What is information theory? | Journey into information theory | Computer Science | Khan Academy

What is information theory? | Journey into information theory | Computer Science | Khan Academy

Imagine Alice has an idea
and she wants to share it. There are so many ways to share an idea. She could draw a picture, make an engraving, write a song, (piano music) send a telegraph or an email. But how are these things different? And more importantly, why are they the same? This story is about a fundamental particle of all forms of communication. It begins with a special skill
you likely take for granted. Language. All language allows you to take a thought or mental object and break it down into a
series of conceptual chunks. These chunks are externalized using a series of signals or symbols. Humans express themselves using a variation in sound and physical action, as do chirping birds and dancing bees. And man-made machines exchanging a dancing stream
of electrical vibrations. Even our bodies are built
according to instructions stored inside microscopic
books known as DNA. All are different forms of one thing. Information. In simplest terms, information is what allows
one mind to influence another. It’s based on the idea of
communication as selection. Information, no matter the form, can be measured using a fundamental unit, in the same way we can measure
the mass of different objects using a standard measure
such as kilograms or pounds. This allows us to precisely
measure and compare the weight of say rocks, water, or wheat using a scale. Information too can be
measured and compared using a measurement called entropy. Think of it as an information scale. We intuitively know that a single page from some unknown book has less information than the entire book. We can describe exactly how much using a unit called the bit, a measure of surprise. So no matter how Alice wants to communicate a specific message, hieroglyphics, music, computer code, each would contain the
same number of bits, though in different densities. And a bit is linked to a very simple idea. The answer to a yes or no question. Think of it as the language of coins. So how is information actually measured? Does information have a speed limit? A maximum density? Information theory holds the exciting answer to these questions. It’s an idea over 3,000
years in the making. But before we can understand this, we must step back and explore perhaps the most powerful
invention in human history. The alphabet. And for this, we return to the cave.

17 thoughts on “What is information theory? | Journey into information theory | Computer Science | Khan Academy”

  1. Dejan Bogosavljev

    I must say that this is the best intro to a topic I have ever heard,  it did it's task, to make me curious about the topic and willing to learn, perfectly. I don't know what exactly caught me, but there's something special in this particular combination of words, pronunciations and sounds.

  2. How many bits? Have fun answering the question with me? (I think research is fun.) How many bits in a hard disk? How many bits in the human mind? How any bits in the universe? If you would like to have a session of pondering about these questions by having a conversation and researching the web, contact me.

  3. Again, a wrong definition of what "amount of information" is. "A bit is linked to a very simple idea, the answer to a YES or NO question.Think of it as the language of coins." That YES OR NO question is assuming that the yes and no correct answers refer to one of two events which are exactly equally probable. IF you do not explain the PROBABILITY then your definition is TOTALLY incorrect and confusing. Too bad it has so many views.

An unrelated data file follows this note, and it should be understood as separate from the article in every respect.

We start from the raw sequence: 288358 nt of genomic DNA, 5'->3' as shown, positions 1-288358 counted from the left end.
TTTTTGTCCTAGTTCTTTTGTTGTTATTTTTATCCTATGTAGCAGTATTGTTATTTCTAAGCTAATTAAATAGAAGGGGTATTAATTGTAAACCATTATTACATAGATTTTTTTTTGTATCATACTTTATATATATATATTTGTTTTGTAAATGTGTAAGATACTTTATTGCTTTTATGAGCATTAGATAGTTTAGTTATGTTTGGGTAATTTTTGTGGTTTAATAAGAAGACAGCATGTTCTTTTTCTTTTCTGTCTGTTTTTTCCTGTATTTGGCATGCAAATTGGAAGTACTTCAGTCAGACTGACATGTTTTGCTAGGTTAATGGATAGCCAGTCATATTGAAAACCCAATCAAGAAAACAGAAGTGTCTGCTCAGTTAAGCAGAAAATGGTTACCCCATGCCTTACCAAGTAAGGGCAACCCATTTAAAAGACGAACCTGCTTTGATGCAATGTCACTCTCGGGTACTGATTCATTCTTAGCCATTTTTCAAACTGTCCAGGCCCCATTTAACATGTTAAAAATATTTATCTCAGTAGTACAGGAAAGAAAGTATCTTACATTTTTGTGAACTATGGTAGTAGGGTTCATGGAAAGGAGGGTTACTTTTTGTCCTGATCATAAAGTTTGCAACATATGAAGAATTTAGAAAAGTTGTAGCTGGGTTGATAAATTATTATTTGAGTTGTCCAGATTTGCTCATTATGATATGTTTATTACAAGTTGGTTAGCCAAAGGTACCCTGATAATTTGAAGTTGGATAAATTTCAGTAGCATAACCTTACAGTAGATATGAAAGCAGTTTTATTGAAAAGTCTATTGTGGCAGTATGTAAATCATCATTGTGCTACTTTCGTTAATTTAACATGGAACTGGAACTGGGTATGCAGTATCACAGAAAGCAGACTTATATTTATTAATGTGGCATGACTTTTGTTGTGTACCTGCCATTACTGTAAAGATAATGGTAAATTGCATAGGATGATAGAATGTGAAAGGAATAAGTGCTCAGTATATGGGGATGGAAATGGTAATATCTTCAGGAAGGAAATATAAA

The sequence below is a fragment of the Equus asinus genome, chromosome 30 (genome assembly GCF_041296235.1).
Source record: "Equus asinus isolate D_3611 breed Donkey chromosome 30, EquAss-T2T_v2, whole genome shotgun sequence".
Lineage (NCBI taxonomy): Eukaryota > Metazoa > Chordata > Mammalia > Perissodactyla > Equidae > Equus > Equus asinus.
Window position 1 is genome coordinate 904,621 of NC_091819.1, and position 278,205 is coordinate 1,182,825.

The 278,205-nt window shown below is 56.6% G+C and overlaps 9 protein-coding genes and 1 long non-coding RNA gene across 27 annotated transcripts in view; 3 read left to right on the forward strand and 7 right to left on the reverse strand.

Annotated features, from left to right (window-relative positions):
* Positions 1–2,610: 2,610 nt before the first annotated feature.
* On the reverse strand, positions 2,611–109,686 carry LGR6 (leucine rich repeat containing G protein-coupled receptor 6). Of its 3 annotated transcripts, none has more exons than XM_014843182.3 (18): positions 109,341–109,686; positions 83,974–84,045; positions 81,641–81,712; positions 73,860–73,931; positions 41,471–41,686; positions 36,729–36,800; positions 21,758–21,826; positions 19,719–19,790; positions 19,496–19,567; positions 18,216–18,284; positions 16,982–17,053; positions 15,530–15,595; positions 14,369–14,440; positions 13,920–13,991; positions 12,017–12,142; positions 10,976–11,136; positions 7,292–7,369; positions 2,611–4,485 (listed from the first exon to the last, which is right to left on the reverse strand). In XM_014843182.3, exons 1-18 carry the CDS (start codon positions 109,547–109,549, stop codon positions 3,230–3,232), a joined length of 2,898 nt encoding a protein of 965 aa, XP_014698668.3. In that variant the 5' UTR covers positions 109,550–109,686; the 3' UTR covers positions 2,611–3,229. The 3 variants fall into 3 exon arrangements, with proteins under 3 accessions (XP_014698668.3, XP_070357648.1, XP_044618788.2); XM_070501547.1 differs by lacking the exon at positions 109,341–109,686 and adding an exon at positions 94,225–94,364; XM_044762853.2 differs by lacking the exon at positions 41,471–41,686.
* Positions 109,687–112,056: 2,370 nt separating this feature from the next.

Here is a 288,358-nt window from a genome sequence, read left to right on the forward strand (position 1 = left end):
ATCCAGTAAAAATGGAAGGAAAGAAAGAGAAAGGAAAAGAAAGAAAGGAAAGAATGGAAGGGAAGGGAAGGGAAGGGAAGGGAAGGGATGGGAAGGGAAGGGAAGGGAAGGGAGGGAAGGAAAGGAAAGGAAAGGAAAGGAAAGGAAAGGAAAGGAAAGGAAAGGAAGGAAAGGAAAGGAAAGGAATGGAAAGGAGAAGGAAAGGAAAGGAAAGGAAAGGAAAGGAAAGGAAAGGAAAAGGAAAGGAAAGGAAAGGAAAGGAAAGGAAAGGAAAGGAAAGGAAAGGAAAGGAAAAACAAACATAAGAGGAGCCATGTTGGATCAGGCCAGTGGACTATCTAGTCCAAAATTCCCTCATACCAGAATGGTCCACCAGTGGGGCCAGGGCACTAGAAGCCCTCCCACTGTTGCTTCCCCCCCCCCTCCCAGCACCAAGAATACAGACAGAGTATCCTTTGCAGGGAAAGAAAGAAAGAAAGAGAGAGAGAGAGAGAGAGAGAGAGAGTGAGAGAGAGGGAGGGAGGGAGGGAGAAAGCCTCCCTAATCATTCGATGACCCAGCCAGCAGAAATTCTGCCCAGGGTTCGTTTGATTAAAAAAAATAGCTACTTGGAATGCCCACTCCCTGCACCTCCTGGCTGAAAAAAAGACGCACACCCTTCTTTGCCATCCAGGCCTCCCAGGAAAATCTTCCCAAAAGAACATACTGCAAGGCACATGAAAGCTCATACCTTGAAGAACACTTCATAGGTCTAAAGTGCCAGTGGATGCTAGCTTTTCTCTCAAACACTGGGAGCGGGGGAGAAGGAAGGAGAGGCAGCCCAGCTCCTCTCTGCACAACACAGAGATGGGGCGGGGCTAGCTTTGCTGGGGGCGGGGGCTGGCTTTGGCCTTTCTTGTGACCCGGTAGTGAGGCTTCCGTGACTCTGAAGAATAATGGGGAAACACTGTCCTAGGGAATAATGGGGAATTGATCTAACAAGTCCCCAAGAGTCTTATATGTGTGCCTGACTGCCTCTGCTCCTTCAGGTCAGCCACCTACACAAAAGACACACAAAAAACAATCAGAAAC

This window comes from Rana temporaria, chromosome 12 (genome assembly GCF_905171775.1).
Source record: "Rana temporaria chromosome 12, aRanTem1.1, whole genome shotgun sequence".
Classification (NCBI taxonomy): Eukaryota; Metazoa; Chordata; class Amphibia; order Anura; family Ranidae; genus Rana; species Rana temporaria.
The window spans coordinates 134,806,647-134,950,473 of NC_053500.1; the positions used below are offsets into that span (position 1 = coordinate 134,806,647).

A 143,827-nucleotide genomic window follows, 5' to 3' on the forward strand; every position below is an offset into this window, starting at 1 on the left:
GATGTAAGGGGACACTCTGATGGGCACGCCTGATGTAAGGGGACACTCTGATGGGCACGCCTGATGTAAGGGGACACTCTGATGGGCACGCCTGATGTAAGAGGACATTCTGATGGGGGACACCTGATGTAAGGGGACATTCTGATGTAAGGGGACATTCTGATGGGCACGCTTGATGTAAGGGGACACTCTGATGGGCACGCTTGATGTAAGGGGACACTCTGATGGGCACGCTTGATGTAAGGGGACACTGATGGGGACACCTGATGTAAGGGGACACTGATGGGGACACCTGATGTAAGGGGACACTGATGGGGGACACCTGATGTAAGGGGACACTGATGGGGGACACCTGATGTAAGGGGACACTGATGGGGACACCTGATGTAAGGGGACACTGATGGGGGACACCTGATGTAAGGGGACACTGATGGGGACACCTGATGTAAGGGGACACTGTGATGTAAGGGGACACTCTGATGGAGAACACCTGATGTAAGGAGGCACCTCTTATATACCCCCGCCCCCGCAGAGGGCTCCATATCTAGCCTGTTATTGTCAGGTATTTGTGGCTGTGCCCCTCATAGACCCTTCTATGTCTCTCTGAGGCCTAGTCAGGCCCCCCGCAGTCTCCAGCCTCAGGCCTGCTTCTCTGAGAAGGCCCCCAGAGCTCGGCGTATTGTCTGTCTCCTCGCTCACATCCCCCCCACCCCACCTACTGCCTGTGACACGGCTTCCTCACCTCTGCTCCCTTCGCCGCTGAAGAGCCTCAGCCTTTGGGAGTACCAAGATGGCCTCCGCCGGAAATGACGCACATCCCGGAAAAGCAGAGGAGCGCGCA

4. Minimum information theory. In a situation when none of the people have context how much information do you minimum need to share if you can not use your body language like pointing a finger. You want the person in the room to look at the thing you found interesting how much information do you need to share. Look at the ugly clock hanging over the exit door on the left side

  5. Thinking of reality as information relies on the fallacy that all ideas are on the same level of abstraction.

    For example, saying that an almost perfectly defined, not very abstract concept, like a specific chair, is on the same level of abstraction as a very loosely defined, very abstract concept, like pride, is fallacious.

    This is why computers still cannot think as critically and as creatively as humans do. Artificial intelligence relies on the false assumption that all concepts are perfectly defined and at the same level of abstraction. This presumed single level of abstraction is called “information”.

    For everything to be on the same level of abstraction, one could only look at the Universe at the infinitesimal level. Here, the level of abstraction is zero. It’s the most fundamental level of reality.

    But of course that would be computationally impossible, as well as nonsensical because at the infinitesimal level, there are no such things as observers, like humans or computers.

  6. 2:22 based on 2:42 is simply not true. "Information" refers to the length, complexity and meaning of the message, while bits are just one unit among many others for transmitting/encoding state changes. For information, it's not valid that its encoding is necessarily binary, and if so, to encode/express an information message in a binary format/medium, the amount of bits needed can explode, because in reality, information is hardly emitted by an exclusively binary source without any context, so encoding/translating/converting such messages into the artificial binary encoding scheme increases the amount of bits needed in order to represent the message loss-lessly, preserving its informational meaning.

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